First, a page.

2) Offshore delivery will impact the rollout of the disruptive technologies, such as robotic process automation and SaaS.  While it’s not rocket science to see how impactful these disruptive technologies will likely be to labor-based services (read earlier post), the more that gets extended offshore, the more challenging it may become for enterprises to shift the model away from these linear labor-based services that are so dominant today.  Quite simply, offshore outsourcers with predictable FTE-based annuity contracts are in no hurry to disrupt their own sources of recurring revenues, while enterprise operations leaders may not have genuine incentives from their leaderships to substitute their own offshore labor for technology driven alternatives.

Net-net, offshoring provides a very durable BandAid for many organizations, and we’re still yet to witness a slowdown in the amount of offshoring that is taking place – in fact, the data shows quite the opposite trend is happening. We actually predict it will be more those organizations which have yet to do a lot of offshoring, which will look to move straight to automation and SaaS models as the ROI to reduce high onshore costs, as opposed to much cheaper offshore costs, is going to be so much higher.  Eventually, competitive pressures will force all (surviving) leading providers to shift a much larger proportion of their labor-driven models onto technology-based platforms (where IBM has already placed its bets), however, the attractiveness of the high cost-savings benefits that locations such as India and the Philippines can provide is still on an upward trajectory and likely to remains this way for several years to come, despite the hype that screams otherwise.

3) Offshore capability has often moved in tandem with the globalization of the revenue for an enterprise.  Part of the offshoring movement over the last twenty+ years has been in support of the increasing globalization of enterprises in their pursuit of the next Dollar, Euro, Peso, Yen or Yuan.  Shared services delivery capability has often been co-located with manufacturing, distribution or sales facilities whether in Latin America, Asia, Central Europe or Africa.   As global revenues have risen and more complex operating models for tax management have emerged in the last several years, there is little incentive to pull back from offshored business process or IT delivery when the rest of the business is staying put.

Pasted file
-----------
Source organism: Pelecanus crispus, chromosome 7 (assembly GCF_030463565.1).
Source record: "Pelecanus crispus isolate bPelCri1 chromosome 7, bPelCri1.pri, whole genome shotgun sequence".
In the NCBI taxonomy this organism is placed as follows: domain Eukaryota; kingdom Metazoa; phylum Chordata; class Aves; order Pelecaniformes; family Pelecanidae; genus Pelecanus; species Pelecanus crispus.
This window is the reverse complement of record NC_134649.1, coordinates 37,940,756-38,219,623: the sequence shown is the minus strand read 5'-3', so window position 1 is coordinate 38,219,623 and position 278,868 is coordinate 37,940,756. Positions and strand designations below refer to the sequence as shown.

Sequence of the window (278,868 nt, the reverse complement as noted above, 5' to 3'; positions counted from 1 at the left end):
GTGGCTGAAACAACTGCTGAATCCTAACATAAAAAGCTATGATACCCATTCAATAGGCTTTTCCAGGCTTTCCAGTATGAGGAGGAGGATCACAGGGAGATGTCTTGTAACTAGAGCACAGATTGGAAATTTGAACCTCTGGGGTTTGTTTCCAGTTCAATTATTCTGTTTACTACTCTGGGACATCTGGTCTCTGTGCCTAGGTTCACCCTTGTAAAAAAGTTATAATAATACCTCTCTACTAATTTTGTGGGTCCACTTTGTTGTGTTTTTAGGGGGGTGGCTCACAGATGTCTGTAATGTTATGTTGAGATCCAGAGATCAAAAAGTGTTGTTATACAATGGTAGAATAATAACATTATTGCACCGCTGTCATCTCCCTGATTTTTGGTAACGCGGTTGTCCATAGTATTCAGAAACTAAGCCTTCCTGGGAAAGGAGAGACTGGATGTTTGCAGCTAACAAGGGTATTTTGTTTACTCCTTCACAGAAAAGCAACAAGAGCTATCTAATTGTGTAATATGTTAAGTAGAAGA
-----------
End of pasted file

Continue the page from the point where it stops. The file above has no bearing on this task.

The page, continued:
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9 Comments

  1. Matthew Smith
    Posted May 29, 2014 at 8:46 am | Permalink

    As the post says, “Offshore delivery will impact the rollout of the disruptive technologies, such as robotic process automation and SaaS”… At VO we are already seeing smart implementations leveraging the best of both these approaches – not just choosing EITHER ‘offshore’ OR robotic process automation.

  2. Joanne Peters
    Posted May 29, 2014 at 1:33 pm | Permalink

    Love this post, Phil. Very surprised how much offshoring is increasing – why do you think so many buyers are going back to their own captive strategies?

    Joanne

  3. Phil Fersht
    Posted May 29, 2014 at 10:01 pm | Permalink